IT Chapter Two Spoiler Review

Clad in red and having watched the IT Chapter One movie as a refresher days earlier, I entered the theatre ready to be frightened. For a 9 p.m. show, the seats were nearly full. The opening credits began and I took small sips of my drink to ensure I could make it through the film’s nearly three-hour runtime. It started off dark, gritty… and became a comedy with horror and dramatic elements that ultimately missed the mark. The first movie was better. 

 

A warning that this article DOES contain spoilers for both IT Chapter One and IT Chapter Two. 

 

It would be disingenuous to say that I didn’t enjoy this movie. It was a lot of fun, some of my favourite actors were in it, and in the moments that it worked; it really worked. Bill Hader was a perfect choice to play a grown-up Richie Tozier (the younger Richie is played by Finn Wolfhard in both movies). He’s well-known as a comedic actor but of late has been showing off his more serious dramatic talents. In a movie where I mostly felt detached from the characters, Bill Hader did a great job making me feel very, very sad.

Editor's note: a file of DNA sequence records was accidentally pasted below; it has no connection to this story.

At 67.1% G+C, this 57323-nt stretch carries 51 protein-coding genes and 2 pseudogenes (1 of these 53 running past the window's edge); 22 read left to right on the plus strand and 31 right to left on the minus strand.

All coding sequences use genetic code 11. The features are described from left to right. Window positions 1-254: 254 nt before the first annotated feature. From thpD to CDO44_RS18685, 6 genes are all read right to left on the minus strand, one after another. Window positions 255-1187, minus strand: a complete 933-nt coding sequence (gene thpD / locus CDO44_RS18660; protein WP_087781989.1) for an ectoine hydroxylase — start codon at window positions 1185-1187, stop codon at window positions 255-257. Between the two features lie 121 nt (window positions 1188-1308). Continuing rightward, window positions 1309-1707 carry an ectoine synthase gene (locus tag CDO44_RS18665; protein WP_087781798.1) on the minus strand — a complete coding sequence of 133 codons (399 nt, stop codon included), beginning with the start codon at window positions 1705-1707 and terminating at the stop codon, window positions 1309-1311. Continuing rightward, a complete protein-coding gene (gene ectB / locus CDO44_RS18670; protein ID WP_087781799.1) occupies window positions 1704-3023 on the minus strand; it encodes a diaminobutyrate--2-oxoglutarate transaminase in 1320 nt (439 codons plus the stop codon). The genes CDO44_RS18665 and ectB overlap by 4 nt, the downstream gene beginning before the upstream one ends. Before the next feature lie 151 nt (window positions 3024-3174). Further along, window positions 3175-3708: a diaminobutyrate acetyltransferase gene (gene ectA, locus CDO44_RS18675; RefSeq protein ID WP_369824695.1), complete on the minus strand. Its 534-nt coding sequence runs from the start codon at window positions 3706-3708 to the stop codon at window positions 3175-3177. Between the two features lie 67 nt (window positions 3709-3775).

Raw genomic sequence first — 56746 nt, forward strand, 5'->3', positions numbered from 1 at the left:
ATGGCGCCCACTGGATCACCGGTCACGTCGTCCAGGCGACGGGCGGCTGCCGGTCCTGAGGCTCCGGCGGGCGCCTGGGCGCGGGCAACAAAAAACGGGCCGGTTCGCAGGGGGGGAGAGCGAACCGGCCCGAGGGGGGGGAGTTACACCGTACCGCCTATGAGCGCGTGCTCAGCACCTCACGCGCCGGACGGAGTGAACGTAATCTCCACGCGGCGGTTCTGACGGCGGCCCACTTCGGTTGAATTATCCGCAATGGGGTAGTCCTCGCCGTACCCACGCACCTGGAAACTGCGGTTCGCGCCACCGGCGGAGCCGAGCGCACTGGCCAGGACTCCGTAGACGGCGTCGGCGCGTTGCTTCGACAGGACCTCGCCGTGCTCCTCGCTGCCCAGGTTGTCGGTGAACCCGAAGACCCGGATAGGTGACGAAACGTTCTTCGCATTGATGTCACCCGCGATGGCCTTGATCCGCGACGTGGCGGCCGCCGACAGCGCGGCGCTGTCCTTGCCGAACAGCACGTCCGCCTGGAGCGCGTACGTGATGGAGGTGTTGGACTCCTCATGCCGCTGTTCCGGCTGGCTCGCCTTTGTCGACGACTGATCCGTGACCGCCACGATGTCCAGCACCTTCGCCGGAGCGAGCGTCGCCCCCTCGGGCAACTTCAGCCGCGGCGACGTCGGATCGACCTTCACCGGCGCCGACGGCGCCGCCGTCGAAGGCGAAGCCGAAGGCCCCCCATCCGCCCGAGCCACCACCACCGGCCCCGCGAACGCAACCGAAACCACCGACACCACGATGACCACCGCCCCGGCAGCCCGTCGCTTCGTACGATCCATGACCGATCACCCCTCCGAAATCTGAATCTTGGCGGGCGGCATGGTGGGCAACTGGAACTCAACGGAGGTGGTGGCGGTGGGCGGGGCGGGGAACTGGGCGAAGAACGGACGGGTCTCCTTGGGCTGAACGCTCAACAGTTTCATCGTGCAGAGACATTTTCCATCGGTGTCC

Other standouts for acting were James Ransome, who has mastered Eddie Kaspbrak’s expression of wide-eyed terror. Isaiah Mustafa as Mike Hanlon was also exceptional, despite his character being given only scraps of development and personality. 

 

The relationships within the Losers Club (what the kids call themselves) were more fleshed out in this movie through flashbacks and adult interactions. Particularly sweet and soft was the bourgeoning love between Beverly Marsh (Jessica Chastain) and Ben Hanscom (Jay Ryan). Their climactic moment of love and realization, hands reaching out to save each other from drowning, warmed my heart. Side-note: I might be in love with Jay Ryan? 

 

Image description: Jessica Chastain as Beverly Marsh, holding a postcard.

 

Another surprise friendship developed was that of Richie and Stan, whose relationship became a major focus of the movie. Following Stan’s death, we see Richie remembering him in flashbacks and it’s Richie that is most disturbed by the Spider-Stan monster that attacks them in Neibolt House. Meshed with Richie’s story of repressed romantic feelings for one of his friends, although that friend turns out to be Eddie, I started thinking that his feelings were for Stan. But… more on that later.